Racism's Effects Are Harming the Hearts of Black Americans
TUESDAY, Oct. 24, 2023 (HealthDay News) -- Research has shown that older Black adults are more likely to have poor heart health when compared with white adults and other minority groups.
Now, a new study finds that chronic stress from racism and impoverished neighborhood conditions influence that disparity.
This impact on heart health from these stressors did vary by gender, with Black women affected more by discrimination and Black men affected more by neighborhood safety.
“Our goal was to understand what types of factors contribute to the stress experiences of Black people. If we can identify certain stressors to target in our mitigation strategies, we can hopefully improve cardiovascular health outcomes and reduce disparities in heart disease,” said lead author Anika Hines, an assistant professor in the Department of Health Behavior and Policy at Virginia Commonwealth University's School of Population Health.
Heart disease is the leading cause of death in the United States.
Black individuals are also more likely to develop risk factors for heart disease, such as obesity and high blood pressure, at earlier ages.
Experts think the cumulation of stress from a lifetime of structural and interpersonal racism may cause Black individuals to have these outcomes.
“We have these natural mechanisms in our body which respond to stressful situations, often referred to your fight-or-flight response. However, being persistently exposed to various stressors can throw your system off balance. Over time, the various systems that are supposed to help you during periods of stress can actually deteriorate your organ functioning,” Hines said in a university news release.
To study this, researchers used data from the REGARDS project, a national study focused on better understanding geographic and racial differences in stroke deaths.
They examined both survey responses and health information collected from more than 7,500 people.
The researchers scored each person for certain health behaviors: cigarette smoking, diet, physical activity and body mass index. Scores also factored in blood pressure, cholesterol and glucose levels.
Participants reported how often they experienced racial discrimination, including at school, while receiving medical care or from the police. They were asked about whether they felt safe in their neighborhood, what the noise and traffic level was like and whether there was adequate access to grocery stores, parks and playgrounds.
Those surveyed also provided information about how connected they feel to their neighborhood, such as whether neighbors get along, share the same values and are willing to help one another.
The scientists found that Black men had 27% lower odds of having better cardiovascular health than white men. Meanwhile, Black women had 55% lower odds than white women.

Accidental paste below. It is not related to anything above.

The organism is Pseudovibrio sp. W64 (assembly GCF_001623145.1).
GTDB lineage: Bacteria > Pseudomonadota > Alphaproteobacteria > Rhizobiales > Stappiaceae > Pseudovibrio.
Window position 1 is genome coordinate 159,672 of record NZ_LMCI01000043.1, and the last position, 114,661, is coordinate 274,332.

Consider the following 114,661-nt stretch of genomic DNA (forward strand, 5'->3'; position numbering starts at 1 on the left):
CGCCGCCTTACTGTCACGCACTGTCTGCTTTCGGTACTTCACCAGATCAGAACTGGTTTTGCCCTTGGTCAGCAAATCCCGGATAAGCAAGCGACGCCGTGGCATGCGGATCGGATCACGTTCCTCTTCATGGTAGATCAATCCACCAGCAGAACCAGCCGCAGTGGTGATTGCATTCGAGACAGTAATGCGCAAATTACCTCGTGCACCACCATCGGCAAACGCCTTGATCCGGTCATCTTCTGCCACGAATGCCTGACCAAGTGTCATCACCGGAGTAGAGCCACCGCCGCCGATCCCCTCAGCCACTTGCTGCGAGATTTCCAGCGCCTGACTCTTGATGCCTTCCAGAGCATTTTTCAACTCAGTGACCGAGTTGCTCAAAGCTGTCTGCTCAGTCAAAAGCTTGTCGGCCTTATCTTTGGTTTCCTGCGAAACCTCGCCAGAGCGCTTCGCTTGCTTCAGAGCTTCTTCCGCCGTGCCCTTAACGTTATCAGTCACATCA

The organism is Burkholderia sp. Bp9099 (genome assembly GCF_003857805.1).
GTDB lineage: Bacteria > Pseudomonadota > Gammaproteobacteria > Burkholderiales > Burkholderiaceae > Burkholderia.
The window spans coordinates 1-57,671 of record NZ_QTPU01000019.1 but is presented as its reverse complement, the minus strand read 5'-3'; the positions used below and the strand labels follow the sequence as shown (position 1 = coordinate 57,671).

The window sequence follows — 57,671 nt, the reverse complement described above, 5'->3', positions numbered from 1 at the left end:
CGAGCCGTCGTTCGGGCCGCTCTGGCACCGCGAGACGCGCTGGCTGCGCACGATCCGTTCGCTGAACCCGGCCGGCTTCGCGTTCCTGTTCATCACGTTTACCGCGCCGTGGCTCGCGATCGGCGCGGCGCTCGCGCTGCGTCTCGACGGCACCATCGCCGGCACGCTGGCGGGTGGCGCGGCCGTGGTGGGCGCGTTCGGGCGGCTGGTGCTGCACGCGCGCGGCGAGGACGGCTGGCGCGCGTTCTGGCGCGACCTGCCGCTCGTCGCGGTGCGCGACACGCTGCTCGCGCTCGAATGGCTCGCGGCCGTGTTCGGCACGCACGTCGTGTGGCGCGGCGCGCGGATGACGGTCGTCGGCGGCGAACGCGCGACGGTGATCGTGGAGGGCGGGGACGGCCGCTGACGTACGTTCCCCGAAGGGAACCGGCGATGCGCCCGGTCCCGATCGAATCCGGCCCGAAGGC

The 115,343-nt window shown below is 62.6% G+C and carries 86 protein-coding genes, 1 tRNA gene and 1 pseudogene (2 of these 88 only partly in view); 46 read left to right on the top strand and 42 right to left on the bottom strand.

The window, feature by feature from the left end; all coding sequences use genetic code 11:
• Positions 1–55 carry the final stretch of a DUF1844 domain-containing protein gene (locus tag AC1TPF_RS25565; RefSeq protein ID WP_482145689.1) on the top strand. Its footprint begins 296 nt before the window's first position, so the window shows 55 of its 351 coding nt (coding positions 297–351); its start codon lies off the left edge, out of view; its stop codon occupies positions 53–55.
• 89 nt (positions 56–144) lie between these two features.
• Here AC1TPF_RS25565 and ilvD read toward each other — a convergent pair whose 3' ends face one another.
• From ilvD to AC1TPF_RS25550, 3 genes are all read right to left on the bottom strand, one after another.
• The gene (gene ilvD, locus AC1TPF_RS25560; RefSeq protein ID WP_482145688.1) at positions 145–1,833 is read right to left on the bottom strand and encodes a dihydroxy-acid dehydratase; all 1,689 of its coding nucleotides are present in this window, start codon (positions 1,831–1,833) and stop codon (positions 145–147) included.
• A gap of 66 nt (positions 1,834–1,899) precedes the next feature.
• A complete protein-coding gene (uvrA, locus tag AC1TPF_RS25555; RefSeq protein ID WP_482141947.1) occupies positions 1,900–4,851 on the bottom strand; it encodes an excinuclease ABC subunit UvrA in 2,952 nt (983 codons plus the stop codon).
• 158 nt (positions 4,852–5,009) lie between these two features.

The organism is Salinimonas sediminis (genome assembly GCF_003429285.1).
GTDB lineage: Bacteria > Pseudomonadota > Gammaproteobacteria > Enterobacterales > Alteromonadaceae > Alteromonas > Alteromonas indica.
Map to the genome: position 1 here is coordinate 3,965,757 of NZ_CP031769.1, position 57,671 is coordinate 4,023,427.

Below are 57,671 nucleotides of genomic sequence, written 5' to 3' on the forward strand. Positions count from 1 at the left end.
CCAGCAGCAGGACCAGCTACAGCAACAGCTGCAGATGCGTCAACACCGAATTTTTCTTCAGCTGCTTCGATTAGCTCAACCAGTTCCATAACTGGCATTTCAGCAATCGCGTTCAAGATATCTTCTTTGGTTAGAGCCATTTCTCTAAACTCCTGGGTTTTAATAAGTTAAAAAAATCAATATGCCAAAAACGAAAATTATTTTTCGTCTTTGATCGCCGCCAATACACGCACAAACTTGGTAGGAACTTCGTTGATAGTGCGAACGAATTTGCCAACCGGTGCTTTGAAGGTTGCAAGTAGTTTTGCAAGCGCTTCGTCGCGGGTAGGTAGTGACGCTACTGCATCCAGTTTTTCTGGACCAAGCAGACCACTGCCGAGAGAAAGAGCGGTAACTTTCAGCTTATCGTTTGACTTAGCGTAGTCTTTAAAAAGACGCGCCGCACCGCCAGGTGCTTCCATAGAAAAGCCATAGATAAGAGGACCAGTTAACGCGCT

Black participants reported higher levels of perceived stress and more often reported instances of discrimination. They also reported worse neighborhood conditions and more often reported that their neighborhoods were unsafe.
According to the researchers’ calculations, stress from discrimination explained 11% of the racial difference in heart health between Black and white participants.
The study also showed that stress from neighborhood conditions influenced this racial disparity, specifically the level of safety at 6%, physical features at 5% and social connectedness at 1% within a neighborhood.
Discrimination explained 14% of the racial differences in heart health among women. Neighborhood safety reduced these racial differences by 12% among men.
The authors noted that the findings suggest that public health approaches for reducing heart disease disparities should target certain stressors.
For Black women, that would mean addressing stressors that tie into coping with discrimination. For Black men, addressing the impact of neighborhood violence may be more important.
The findings were published recently in the journal JAMA Network Open.
“This study shows the importance of intersectional experiences when considering solutions for health disparities,” Hines said. “Marginalized groups aren’t monoliths. Even in the umbrella of marginalization related to race, there can be differential experiences based on gender, socioeconomic status and other factors.”
These researchers are now working with community members to design feasible interventions for young Black women to combat this stress.
“We measure things so that we can do something about it. We hope that our findings help inform strategies, both in terms of policies and therapies, for dismantling these health disparities,” Hines said. “The more evidence we build in this field, the more improvements we can hopefully make in terms of structural change.”
The American Heart Association has more on stress and heart health.
SOURCE: Virginia Commonwealth University, news release, Oct. 23, 2023